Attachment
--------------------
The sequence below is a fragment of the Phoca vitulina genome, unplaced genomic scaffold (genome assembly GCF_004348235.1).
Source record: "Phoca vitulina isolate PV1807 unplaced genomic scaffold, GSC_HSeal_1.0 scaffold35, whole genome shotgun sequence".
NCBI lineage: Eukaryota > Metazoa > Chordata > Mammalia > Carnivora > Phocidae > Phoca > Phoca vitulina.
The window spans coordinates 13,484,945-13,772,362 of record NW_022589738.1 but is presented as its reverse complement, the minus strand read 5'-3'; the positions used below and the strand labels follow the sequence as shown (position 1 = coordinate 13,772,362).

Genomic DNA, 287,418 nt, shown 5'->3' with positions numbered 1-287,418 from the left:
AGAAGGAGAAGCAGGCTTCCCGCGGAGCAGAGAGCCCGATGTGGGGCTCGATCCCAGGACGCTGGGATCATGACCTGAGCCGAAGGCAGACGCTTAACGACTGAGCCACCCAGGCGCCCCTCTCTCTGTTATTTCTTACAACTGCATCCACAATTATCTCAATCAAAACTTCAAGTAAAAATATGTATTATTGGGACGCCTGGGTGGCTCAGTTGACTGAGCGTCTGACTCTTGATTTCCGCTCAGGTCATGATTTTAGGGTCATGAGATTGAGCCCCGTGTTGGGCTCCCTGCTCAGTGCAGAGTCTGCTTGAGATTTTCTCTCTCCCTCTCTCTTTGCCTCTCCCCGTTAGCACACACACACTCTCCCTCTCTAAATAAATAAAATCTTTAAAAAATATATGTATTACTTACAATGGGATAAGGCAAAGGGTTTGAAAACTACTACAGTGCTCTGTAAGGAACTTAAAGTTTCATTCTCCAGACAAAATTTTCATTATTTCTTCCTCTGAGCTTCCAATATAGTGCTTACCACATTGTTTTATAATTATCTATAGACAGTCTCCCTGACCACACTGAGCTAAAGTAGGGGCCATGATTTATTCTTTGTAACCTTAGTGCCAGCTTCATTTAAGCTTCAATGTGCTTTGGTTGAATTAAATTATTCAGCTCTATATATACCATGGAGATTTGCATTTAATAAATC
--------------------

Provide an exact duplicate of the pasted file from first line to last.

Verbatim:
The sequence below is a fragment of the Phoca vitulina genome, unplaced genomic scaffold (genome assembly GCF_004348235.1).
Source record: "Phoca vitulina isolate PV1807 unplaced genomic scaffold, GSC_HSeal_1.0 scaffold35, whole genome shotgun sequence".
NCBI lineage: Eukaryota > Metazoa > Chordata > Mammalia > Carnivora > Phocidae > Phoca > Phoca vitulina.
The window spans coordinates 13,484,945-13,772,362 of record NW_022589738.1 but is presented as its reverse complement, the minus strand read 5'-3'; the positions used below and the strand labels follow the sequence as shown (position 1 = coordinate 13,772,362).

Genomic DNA, 287,418 nt, shown 5'->3' with positions numbered 1-287,418 from the left:
AGAAGGAGAAGCAGGCTTCCCGCGGAGCAGAGAGCCCGATGTGGGGCTCGATCCCAGGACGCTGGGATCATGACCTGAGCCGAAGGCAGACGCTTAACGACTGAGCCACCCAGGCGCCCCTCTCTCTGTTATTTCTTACAACTGCATCCACAATTATCTCAATCAAAACTTCAAGTAAAAATATGTATTATTGGGACGCCTGGGTGGCTCAGTTGACTGAGCGTCTGACTCTTGATTTCCGCTCAGGTCATGATTTTAGGGTCATGAGATTGAGCCCCGTGTTGGGCTCCCTGCTCAGTGCAGAGTCTGCTTGAGATTTTCTCTCTCCCTCTCTCTTTGCCTCTCCCCGTTAGCACACACACACTCTCCCTCTCTAAATAAATAAAATCTTTAAAAAATATATGTATTACTTACAATGGGATAAGGCAAAGGGTTTGAAAACTACTACAGTGCTCTGTAAGGAACTTAAAGTTTCATTCTCCAGACAAAATTTTCATTATTTCTTCCTCTGAGCTTCCAATATAGTGCTTACCACATTGTTTTATAATTATCTATAGACAGTCTCCCTGACCACACTGAGCTAAAGTAGGGGCCATGATTTATTCTTTGTAACCTTAGTGCCAGCTTCATTTAAGCTTCAATGTGCTTTGGTTGAATTAAATTATTCAGCTCTATATATACCATGGAGATTTGCATTTAATAAATC